EPA chief Scott Pruitt resigns

Under fire for ethics scandal, Pruitt calls it quits

WASHINGTON — U.S. Environmental Protection Agency chief Scott Pruitt, who pleased President Donald Trump by rolling back environmental regulations but came under fire for travel and security expenses and a condo arrangement, has resigned, Trump said on Thursday.

"I have accepted the resignation of Scott Pruitt as the Administrator of the Environmental Protection Agency," Trump said on Twitter. He said EPA Deputy Administrator Andrew Wheeler would become acting chief of the agency on Monday.

Pruitt faced a dozen investigations by the EPA inspector general, Congress and the White House.

Pruitt, a former Oklahoma attorney general, has been under scrutiny for months amid reports involving questionable spending on first-class plane tickets, use of security detail, connections with lobbyists and industry groups, and use of his office for favors.

According to The Washington Post, Pruitt pushed to find his wife a well-paying job with a politically connected group.

Two Democratic lawmakers asked the EPA's inspector general on Thursday to investigate new allegations that Administrator Scott Pruitt falsified his official schedule to hide or remove records of meetings or discussions with industry representatives.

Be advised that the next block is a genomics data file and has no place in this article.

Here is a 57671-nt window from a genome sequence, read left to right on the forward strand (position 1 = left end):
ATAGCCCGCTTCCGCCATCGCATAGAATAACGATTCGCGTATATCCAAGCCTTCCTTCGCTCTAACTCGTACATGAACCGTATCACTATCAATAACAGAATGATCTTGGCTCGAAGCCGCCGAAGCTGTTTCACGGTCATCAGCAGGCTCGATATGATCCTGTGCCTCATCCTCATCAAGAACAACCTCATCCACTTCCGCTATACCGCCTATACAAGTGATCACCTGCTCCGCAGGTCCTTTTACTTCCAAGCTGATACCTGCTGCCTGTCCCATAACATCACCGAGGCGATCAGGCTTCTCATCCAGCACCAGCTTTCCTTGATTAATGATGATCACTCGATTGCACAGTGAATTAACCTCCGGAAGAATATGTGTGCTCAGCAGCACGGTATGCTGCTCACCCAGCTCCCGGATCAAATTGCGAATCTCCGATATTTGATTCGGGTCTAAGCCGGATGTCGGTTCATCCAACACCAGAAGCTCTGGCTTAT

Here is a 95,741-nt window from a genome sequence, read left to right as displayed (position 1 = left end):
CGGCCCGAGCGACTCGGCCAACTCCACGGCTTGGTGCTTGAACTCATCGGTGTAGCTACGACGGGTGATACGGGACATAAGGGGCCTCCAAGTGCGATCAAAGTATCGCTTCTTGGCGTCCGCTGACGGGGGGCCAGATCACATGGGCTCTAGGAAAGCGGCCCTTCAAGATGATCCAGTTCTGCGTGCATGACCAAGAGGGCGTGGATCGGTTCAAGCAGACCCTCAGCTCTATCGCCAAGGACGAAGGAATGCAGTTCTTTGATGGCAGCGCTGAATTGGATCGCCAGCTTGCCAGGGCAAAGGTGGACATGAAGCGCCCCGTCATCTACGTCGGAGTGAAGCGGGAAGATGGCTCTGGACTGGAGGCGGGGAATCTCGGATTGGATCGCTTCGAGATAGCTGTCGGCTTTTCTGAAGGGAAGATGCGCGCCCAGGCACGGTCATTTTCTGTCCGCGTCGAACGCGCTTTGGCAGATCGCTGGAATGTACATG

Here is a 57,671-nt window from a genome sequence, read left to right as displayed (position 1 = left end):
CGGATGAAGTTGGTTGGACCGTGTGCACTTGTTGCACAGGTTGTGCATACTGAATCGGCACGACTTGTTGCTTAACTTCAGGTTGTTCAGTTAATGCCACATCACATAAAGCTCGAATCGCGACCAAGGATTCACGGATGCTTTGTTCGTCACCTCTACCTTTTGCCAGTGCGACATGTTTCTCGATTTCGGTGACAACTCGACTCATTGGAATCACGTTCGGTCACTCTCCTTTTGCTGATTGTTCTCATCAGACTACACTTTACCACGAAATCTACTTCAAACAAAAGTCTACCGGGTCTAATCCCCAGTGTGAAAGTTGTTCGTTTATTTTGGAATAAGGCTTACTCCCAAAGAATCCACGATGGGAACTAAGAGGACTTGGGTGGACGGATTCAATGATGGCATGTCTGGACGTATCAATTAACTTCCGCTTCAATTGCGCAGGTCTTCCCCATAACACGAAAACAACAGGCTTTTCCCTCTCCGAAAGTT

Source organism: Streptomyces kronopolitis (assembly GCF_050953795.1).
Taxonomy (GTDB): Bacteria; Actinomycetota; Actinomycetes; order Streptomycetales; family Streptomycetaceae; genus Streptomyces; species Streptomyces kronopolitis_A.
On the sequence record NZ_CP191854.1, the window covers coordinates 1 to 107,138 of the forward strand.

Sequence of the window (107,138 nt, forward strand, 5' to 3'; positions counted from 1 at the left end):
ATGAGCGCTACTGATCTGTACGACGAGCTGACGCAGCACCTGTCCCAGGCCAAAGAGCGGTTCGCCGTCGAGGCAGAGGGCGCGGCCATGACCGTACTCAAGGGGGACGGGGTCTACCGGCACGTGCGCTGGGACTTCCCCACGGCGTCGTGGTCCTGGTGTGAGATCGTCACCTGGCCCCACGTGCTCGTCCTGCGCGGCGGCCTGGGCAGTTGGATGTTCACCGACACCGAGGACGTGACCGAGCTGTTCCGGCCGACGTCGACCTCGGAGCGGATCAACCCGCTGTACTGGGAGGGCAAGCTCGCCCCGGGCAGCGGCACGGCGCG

U.S. Representatives Don Beyer and Ted Lieu cited remarks by Kevin Chmielewski, Pruitt's former deputy chief of staff, in an interview with CNN about how Pruitt held routine meetings to "scrub, alter or remove from Pruitt's official calendar numerous records because they might 'look bad.'"

Beyer and Lieu, in their letter to the inspector general, said the allegations were supported by an analysis of Pruitt's public calendars.

"We would have meetings (about) what we were going to take off on the official schedule. We had at one point three different schedules. One of them was one that no one else saw except three or four of us," Chmielewski told CNN. "It was a secret ... and they would decide what to nix from the public calendar."

Pruitt had been part of a Trump administration push to revise vehicle emissions standards. Earlier this year, Pruitt said standards on model year 2022 to 2025 vehicles should be changed, reversing a decision on tighter standards put in place by the Obama administration in January 2017.

Reporting by Eric Beech and Doina Chiacu.

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